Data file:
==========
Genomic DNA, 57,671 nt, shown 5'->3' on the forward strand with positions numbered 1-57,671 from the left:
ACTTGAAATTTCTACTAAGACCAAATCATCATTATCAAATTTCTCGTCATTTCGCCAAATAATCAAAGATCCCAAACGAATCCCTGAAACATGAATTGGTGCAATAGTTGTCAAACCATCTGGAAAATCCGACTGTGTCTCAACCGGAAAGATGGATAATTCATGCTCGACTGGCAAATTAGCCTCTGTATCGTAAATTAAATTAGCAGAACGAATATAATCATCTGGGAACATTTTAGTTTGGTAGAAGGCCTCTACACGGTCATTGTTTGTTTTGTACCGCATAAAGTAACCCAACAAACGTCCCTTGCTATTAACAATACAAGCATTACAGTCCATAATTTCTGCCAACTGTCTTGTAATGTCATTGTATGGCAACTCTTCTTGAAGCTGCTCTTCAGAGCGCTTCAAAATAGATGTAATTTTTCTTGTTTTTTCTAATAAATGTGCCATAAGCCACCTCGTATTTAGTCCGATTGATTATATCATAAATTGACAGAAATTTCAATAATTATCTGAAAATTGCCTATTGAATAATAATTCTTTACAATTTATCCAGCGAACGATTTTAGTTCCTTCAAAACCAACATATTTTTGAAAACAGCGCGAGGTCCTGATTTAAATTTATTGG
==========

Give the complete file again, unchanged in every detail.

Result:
Genomic DNA, 57,671 nt, shown 5'->3' on the forward strand with positions numbered 1-57,671 from the left:
ACTTGAAATTTCTACTAAGACCAAATCATCATTATCAAATTTCTCGTCATTTCGCCAAATAATCAAAGATCCCAAACGAATCCCTGAAACATGAATTGGTGCAATAGTTGTCAAACCATCTGGAAAATCCGACTGTGTCTCAACCGGAAAGATGGATAATTCATGCTCGACTGGCAAATTAGCCTCTGTATCGTAAATTAAATTAGCAGAACGAATATAATCATCTGGGAACATTTTAGTTTGGTAGAAGGCCTCTACACGGTCATTGTTTGTTTTGTACCGCATAAAGTAACCCAACAAACGTCCCTTGCTATTAACAATACAAGCATTACAGTCCATAATTTCTGCCAACTGTCTTGTAATGTCATTGTATGGCAACTCTTCTTGAAGCTGCTCTTCAGAGCGCTTCAAAATAGATGTAATTTTTCTTGTTTTTTCTAATAAATGTGCCATAAGCCACCTCGTATTTAGTCCGATTGATTATATCATAAATTGACAGAAATTTCAATAATTATCTGAAAATTGCCTATTGAATAATAATTCTTTACAATTTATCCAGCGAACGATTTTAGTTCCTTCAAAACCAACATATTTTTGAAAACAGCGCGAGGTCCTGATTTAAATTTATTGG